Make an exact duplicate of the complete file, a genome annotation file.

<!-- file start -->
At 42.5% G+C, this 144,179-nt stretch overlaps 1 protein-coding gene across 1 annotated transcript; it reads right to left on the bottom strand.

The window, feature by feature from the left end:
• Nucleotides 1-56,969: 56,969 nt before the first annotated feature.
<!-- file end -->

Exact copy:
At 42.5% G+C, this 144,179-nt stretch overlaps 1 protein-coding gene across 1 annotated transcript; it reads right to left on the bottom strand.

The window, feature by feature from the left end:
• Nucleotides 1-56,969: 56,969 nt before the first annotated feature.